Patrick Welsh ["Kids, Wired for the Night," Outlook, Sept. 4] has it backward. Teenagers stay up late because that's what their biology demands. Every reputable sleep researcher agrees on this, not just Brown University psychologist Mary Carskadon, who was quoted in Welsh's penultimate paragraph.
It is the school systems that are out of step with teen biology and that are making our adolescents arrive at school exhausted. If high schools started later in the morning, at times more in tune with teenagers' systems, adolescents could get more sleep when their bodies are calling for it.
Kids are awake late at night; they instant-message and play video games because they are up, not vice versa. How many teenagers do you know who get up at 5 a.m. to use their PCs? If electronics were an obsessive lure to sleeplessness, students would be up excessively early as well as excessively late, but that's not the case.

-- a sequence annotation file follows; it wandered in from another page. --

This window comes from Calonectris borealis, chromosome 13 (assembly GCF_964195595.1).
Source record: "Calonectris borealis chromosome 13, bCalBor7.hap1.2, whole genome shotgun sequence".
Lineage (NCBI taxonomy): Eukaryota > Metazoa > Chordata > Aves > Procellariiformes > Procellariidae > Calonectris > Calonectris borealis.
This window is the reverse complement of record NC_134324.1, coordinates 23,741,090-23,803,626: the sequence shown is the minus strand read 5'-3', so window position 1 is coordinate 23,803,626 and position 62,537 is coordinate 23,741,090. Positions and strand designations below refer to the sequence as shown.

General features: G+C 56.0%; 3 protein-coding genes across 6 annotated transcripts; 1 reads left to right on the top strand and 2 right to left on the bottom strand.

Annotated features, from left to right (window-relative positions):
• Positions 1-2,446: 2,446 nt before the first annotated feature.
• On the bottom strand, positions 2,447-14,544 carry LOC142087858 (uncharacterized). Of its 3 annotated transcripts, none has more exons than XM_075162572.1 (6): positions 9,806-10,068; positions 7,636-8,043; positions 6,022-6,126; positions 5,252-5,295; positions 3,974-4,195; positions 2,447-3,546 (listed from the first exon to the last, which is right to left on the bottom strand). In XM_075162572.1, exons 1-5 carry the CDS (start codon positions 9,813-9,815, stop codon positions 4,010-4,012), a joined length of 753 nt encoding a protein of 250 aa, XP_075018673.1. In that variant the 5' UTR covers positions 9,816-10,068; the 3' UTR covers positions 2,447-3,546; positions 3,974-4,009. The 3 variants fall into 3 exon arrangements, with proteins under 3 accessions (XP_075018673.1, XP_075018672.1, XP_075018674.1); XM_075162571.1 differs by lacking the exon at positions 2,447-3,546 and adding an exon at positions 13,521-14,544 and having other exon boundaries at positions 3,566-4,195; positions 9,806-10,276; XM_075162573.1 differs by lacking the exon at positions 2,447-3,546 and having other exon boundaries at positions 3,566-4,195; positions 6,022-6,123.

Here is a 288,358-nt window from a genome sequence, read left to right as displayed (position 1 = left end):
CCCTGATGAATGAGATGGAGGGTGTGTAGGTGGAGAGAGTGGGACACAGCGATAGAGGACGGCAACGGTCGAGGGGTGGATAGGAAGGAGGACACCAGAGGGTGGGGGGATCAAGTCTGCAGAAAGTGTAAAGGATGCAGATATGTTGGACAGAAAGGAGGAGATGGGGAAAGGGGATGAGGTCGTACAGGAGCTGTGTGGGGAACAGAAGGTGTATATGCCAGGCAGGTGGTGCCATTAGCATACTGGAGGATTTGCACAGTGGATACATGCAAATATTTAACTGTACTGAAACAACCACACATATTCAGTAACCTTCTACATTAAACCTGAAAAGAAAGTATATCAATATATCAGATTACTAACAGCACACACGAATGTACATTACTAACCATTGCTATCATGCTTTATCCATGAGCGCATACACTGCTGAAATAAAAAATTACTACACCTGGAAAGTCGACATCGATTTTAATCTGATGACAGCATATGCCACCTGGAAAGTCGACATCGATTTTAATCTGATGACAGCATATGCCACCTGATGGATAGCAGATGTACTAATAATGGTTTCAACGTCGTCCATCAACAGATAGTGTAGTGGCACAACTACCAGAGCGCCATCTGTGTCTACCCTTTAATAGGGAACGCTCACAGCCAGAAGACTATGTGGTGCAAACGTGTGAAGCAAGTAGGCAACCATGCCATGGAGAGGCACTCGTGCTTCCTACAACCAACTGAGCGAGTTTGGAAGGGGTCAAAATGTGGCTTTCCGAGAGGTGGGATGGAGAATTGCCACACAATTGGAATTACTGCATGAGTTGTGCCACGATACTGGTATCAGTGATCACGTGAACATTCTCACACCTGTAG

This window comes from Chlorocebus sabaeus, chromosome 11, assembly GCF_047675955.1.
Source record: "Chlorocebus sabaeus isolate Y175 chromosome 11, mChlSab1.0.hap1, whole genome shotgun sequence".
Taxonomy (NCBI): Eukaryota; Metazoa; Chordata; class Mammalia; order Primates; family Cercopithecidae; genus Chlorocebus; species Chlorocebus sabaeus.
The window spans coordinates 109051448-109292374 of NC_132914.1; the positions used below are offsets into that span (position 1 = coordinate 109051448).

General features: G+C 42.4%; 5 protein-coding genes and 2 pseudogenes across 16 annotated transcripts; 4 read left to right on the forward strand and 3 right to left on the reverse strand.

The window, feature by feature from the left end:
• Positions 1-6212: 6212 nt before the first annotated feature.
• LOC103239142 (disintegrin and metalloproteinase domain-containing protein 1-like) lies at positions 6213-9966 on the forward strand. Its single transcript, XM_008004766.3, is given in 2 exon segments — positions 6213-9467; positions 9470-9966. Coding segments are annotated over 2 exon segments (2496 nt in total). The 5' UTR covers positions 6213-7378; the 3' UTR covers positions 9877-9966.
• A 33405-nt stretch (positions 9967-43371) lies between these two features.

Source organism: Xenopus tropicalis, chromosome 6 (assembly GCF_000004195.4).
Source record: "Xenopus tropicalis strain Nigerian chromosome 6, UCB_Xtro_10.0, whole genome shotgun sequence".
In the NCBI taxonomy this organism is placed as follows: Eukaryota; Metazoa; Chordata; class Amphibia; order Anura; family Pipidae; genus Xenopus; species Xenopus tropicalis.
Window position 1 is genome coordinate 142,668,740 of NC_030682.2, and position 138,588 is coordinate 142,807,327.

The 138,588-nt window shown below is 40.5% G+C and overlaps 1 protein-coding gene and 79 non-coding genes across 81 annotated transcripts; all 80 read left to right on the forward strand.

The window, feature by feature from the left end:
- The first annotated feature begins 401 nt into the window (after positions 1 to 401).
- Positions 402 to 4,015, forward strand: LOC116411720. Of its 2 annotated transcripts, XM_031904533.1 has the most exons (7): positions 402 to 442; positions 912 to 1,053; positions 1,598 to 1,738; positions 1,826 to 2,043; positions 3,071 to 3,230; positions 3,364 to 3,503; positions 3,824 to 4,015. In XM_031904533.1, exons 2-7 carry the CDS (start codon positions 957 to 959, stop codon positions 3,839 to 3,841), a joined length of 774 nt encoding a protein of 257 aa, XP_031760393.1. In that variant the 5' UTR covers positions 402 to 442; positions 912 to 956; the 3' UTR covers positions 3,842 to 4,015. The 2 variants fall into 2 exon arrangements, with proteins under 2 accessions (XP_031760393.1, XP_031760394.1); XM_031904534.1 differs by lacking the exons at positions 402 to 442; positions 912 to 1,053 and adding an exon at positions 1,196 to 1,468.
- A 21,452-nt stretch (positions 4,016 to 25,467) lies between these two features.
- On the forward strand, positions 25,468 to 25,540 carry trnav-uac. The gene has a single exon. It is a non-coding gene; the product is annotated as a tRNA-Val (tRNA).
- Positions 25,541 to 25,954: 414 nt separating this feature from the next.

Before computers, my friends and I stayed up late in high school and in college, socializing by phone or in person or working on projects into the wee hours. Let's stop blaming snoozing students on bad parenting. School systems need to wake up and gear the high school day to students' most alert time, which is not early morning.
-- Sandra Evans
The writer is co-founder of SLEEP, a grass-roots organization that advocates later high school start times in Fairfax County.